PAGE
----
Just before the breech block reaches the fully forward position, a striker in the breech block is operated by a hammer in the breech block, and fires the round.
A hammer plate in the breech casing operates the hammer as the breech block travels on recoil and counter-recoil inside the breech casing.
When the round fires, the gas pressure first absorbs the forward momentum of the breech block and then blows the latter backwards, there­by compressing the barrel spring which absorbs the rearward momentum imparted to the breech block by the gas pressure.
The breech block is blown backward until at full recoil, it is to the rear of the position at which the trigger hook catches it.
As each round fires, the empty cartridges case together with the breech block is blown back from the chamber by gas pressure.
Subsequently, the empty case is tripped in the breech casing.
The next round in the magazine is forcing the empty cartridge down.
When all the rearward motion has been ab­sorbed by the barrel spring, the counter-recoil of the barrel spring forces the breech block forward again.
On the way the breech block picks up the next round from the magazine and the firing se­quence is continued as long as the trigger is kept pressed or there is ammunition in the magazine.
Whenever pressure on the trigger is released the breech block is caught on the next attempt to commence its counter-recoil and is held in the cocked position.
This happens in all cases when there is ammunition in the magazine.
In case the pressure on the trigger is maintained and the magazine becomes empty, then the trigger is re­turned automatically to the cocked position regardless of the position of the trigger.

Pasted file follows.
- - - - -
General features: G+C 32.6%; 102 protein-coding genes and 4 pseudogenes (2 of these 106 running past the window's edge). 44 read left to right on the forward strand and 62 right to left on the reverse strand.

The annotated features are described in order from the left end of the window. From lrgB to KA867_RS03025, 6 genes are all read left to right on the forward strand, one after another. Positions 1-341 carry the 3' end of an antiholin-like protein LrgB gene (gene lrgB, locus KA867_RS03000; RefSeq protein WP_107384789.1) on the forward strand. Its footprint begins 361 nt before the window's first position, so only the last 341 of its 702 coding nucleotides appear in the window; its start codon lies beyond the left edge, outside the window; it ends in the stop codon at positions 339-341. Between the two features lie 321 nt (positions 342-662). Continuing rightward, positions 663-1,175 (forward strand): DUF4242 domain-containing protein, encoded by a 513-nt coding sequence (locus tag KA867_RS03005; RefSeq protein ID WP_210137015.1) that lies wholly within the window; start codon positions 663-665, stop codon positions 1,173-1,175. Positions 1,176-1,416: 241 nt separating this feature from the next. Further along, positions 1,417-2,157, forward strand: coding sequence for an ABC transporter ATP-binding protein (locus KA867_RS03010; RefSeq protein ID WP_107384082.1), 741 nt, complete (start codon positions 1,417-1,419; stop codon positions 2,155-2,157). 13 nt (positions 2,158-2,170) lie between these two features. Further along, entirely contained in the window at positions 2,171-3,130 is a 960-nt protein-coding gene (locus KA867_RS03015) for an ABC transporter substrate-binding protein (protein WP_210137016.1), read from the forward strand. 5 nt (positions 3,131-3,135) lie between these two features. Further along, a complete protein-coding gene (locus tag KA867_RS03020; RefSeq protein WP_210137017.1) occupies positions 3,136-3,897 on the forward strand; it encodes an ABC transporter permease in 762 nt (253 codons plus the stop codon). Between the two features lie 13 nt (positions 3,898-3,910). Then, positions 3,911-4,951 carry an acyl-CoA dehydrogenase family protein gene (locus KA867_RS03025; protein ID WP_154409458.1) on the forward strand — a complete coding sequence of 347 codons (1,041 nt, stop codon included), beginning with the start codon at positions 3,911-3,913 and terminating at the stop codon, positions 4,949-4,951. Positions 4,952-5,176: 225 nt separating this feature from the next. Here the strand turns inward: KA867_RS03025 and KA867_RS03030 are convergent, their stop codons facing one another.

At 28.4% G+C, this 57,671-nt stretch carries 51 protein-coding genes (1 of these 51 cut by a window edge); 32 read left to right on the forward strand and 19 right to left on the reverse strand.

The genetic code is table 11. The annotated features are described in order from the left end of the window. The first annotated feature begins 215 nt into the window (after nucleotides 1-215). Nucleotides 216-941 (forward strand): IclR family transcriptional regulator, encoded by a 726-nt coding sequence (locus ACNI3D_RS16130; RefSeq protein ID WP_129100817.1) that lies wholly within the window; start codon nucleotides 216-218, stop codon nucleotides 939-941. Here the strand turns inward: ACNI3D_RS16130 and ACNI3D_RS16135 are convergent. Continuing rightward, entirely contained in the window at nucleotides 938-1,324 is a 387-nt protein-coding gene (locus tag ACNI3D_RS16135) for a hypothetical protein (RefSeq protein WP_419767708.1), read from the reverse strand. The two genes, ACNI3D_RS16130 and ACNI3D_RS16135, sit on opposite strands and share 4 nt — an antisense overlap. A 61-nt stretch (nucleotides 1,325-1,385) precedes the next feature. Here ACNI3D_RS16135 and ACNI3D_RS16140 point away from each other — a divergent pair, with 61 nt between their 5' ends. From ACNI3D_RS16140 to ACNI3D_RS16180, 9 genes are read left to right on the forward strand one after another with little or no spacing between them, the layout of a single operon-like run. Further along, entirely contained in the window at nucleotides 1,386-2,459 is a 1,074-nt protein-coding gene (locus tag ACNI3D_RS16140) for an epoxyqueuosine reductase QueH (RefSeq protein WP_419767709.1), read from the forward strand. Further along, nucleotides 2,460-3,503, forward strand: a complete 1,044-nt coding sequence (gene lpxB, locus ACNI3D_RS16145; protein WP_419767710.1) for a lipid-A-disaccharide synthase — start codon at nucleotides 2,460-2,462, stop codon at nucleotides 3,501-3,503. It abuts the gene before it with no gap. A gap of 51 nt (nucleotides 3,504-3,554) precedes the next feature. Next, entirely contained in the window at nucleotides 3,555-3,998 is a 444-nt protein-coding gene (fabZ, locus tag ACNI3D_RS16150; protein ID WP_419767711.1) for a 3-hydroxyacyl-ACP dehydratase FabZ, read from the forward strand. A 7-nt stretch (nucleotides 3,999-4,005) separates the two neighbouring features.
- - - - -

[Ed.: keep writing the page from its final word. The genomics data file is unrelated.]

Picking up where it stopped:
The magazine consists of a cylindrical drum containing a clock spring that forces a cartridge feed block around a spiral in the magazine forc­ing the rounds down into the magazine mouth, where they are picked up by the breech block as it counter-recoils.

Stoppages.
If the gun stops firing of its own accord, for any reason other than an empty maga­zine, the following immediate action should be carried out: Put Safety Catch on SAFE and note whether the recoiling parts are in the forward or after position. If the parts are in the forward position, a misfire, a broken striker, a broken hammer or failure to feed the magazine is indicated. Safe precautions for a misfire should be observed. If the magazine is empty and the gun stops in the forward position, it may be due to sticking, or sluggish action of the magazine cartridge feeder bolt which trips the interlock lever. If examination shows that this bolt does not work freely, the magazine should not be used again until the exainination has been corrected. Examine the double loading stop. If the horns are in the down or operating position, there is a round or part of a broken case in the chamber and the mechanism is in the rearward position.
Recock the gun and remove the magazine.
Examine the chamber and breech face piece.
If the lip of the breech face piece is broken off, a new one must be installed.
Examine the bore from the muzzle, making sure it is clear.
This is necessary to avoid a pre­mature or bulged barrel.
An ejector tool is provided in the tool roll to remove any H.E. shell and practice shell left in the bore.
This ejector should be used gently, and if excessive resistance is felt when removing a H.E. shell, then change the barrel.
Ammunition should be thoroughly examined before loading magazines for hair or dirt which should be removed.
If the grease coating is dis­turbed by this process it should be replaced before loading the ammunition into the magazines.
All 2Omm ANTI-AIRCRAFT AMMUNITION MUST BE COMPLETELY COATED WITH A COAT OF ''LIGHT GREASE BEFORE BEING LOADED INTO THE MAGAZINE.
Dry ammunition or am­munition with insufficient grease will jam in the gun chamber when fired, and extraction will be very difficult or even impossible.

Duties of Members of the Gun Crew
The gun crew of the 20mm gun consists of three men normally; four men when the gun is quipped with the Mark 14 gun sight.